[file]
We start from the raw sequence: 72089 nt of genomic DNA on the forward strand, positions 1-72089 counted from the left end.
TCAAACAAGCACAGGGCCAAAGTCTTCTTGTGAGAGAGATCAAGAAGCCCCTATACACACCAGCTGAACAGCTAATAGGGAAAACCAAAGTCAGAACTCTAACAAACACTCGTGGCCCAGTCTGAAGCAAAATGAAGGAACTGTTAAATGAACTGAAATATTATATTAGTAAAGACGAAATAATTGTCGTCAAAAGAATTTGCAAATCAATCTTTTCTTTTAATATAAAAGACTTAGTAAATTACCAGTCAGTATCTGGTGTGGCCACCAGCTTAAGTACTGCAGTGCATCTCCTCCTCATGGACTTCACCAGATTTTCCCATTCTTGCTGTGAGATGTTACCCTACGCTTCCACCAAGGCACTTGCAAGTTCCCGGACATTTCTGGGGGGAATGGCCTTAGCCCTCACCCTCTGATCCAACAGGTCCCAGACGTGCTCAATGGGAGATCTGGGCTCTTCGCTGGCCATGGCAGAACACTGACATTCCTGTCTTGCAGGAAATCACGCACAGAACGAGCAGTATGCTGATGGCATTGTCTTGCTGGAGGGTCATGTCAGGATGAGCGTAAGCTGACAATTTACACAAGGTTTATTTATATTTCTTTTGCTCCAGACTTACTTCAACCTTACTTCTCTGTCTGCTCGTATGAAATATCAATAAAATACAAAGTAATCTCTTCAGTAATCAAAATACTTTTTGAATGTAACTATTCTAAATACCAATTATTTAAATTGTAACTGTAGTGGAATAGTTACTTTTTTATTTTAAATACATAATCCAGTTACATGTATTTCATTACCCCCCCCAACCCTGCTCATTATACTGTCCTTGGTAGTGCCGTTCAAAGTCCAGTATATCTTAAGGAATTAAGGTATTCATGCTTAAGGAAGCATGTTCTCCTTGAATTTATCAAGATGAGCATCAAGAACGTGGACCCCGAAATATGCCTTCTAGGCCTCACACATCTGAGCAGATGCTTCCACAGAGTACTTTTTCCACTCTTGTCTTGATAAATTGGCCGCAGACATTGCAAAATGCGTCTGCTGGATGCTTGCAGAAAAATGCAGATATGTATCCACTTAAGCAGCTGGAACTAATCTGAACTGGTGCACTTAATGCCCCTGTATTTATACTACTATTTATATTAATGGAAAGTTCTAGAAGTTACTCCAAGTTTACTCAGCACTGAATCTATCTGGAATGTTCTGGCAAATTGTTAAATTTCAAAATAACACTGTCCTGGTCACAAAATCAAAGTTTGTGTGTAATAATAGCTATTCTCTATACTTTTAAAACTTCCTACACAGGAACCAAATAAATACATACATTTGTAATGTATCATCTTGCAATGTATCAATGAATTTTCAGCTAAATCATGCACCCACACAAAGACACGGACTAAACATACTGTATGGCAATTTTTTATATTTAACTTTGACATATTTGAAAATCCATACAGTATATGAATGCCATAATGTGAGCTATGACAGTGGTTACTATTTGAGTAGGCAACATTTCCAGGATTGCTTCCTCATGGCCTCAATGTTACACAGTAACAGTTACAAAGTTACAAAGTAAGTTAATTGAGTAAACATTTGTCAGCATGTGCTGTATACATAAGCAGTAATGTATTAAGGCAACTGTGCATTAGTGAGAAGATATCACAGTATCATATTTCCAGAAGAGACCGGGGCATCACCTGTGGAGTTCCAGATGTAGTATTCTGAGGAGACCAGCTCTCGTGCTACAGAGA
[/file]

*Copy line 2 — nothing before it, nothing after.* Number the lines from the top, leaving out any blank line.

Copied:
TCAAACAAGCACAGGGCCAAAGTCTTCTTGTGAGAGAGATCAAGAAGCCCCTATACACACCAGCTGAACAGCTAATAGGGAAAACCAAAGTCAGAACTCTAACAAACACTCGTGGCCCAGTCTGAAGCAAAATGAAGGAACTGTTAAATGAACTGAAATATTATATTAGTAAAGACGAAATAATTGTCGTCAAAAGAATTTGCAAATCAATCTTTTCTTTTAATATAAAAGACTTAGTAAATTACCAGTCAGTATCTGGTGTGGCCACCAGCTTAAGTACTGCAGTGCATCTCCTCCTCATGGACTTCACCAGATTTTCCCATTCTTGCTGTGAGATGTTACCCTACGCTTCCACCAAGGCACTTGCAAGTTCCCGGACATTTCTGGGGGGAATGGCCTTAGCCCTCACCCTCTGATCCAACAGGTCCCAGACGTGCTCAATGGGAGATCTGGGCTCTTCGCTGGCCATGGCAGAACACTGACATTCCTGTCTTGCAGGAAATCACGCACAGAACGAGCAGTATGCTGATGGCATTGTCTTGCTGGAGGGTCATGTCAGGATGAGCGTAAGCTGACAATTTACACAAGGTTTATTTATATTTCTTTTGCTCCAGACTTACTTCAACCTTACTTCTCTGTCTGCTCGTATGAAATATCAATAAAATACAAAGTAATCTCTTCAGTAATCAAAATACTTTTTGAATGTAACTATTCTAAATACCAATTATTTAAATTGTAACTGTAGTGGAATAGTTACTTTTTTATTTTAAATACATAATCCAGTTACATGTATTTCATTACCCCCCCCAACCCTGCTCATTATACTGTCCTTGGTAGTGCCGTTCAAAGTCCAGTATATCTTAAGGAATTAAGGTATTCATGCTTAAGGAAGCATGTTCTCCTTGAATTTATCAAGATGAGCATCAAGAACGTGGACCCCGAAATATGCCTTCTAGGCCTCACACATCTGAGCAGATGCTTCCACAGAGTACTTTTTCCACTCTTGTCTTGATAAATTGGCCGCAGACATTGCAAAATGCGTCTGCTGGATGCTTGCAGAAAAATGCAGATATGTATCCACTTAAGCAGCTGGAACTAATCTGAACTGGTGCACTTAATGCCCCTGTATTTATACTACTATTTATATTAATGGAAAGTTCTAGAAGTTACTCCAAGTTTACTCAGCACTGAATCTATCTGGAATGTTCTGGCAAATTGTTAAATTTCAAAATAACACTGTCCTGGTCACAAAATCAAAGTTTGTGTGTAATAATAGCTATTCTCTATACTTTTAAAACTTCCTACACAGGAACCAAATAAATACATACATTTGTAATGTATCATCTTGCAATGTATCAATGAATTTTCAGCTAAATCATGCACCCACACAAAGACACGGACTAAACATACTGTATGGCAATTTTTTATATTTAACTTTGACATATTTGAAAATCCATACAGTATATGAATGCCATAATGTGAGCTATGACAGTGGTTACTATTTGAGTAGGCAACATTTCCAGGATTGCTTCCTCATGGCCTCAATGTTACACAGTAACAGTTACAAAGTTACAAAGTAAGTTAATTGAGTAAACATTTGTCAGCATGTGCTGTATACATAAGCAGTAATGTATTAAGGCAACTGTGCATTAGTGAGAAGATATCACAGTATCATATTTCCAGAAGAGACCGGGGCATCACCTGTGGAGTTCCAGATGTAGTATTCTGAGGAGACCAGCTCTCGTGCTACAGAGA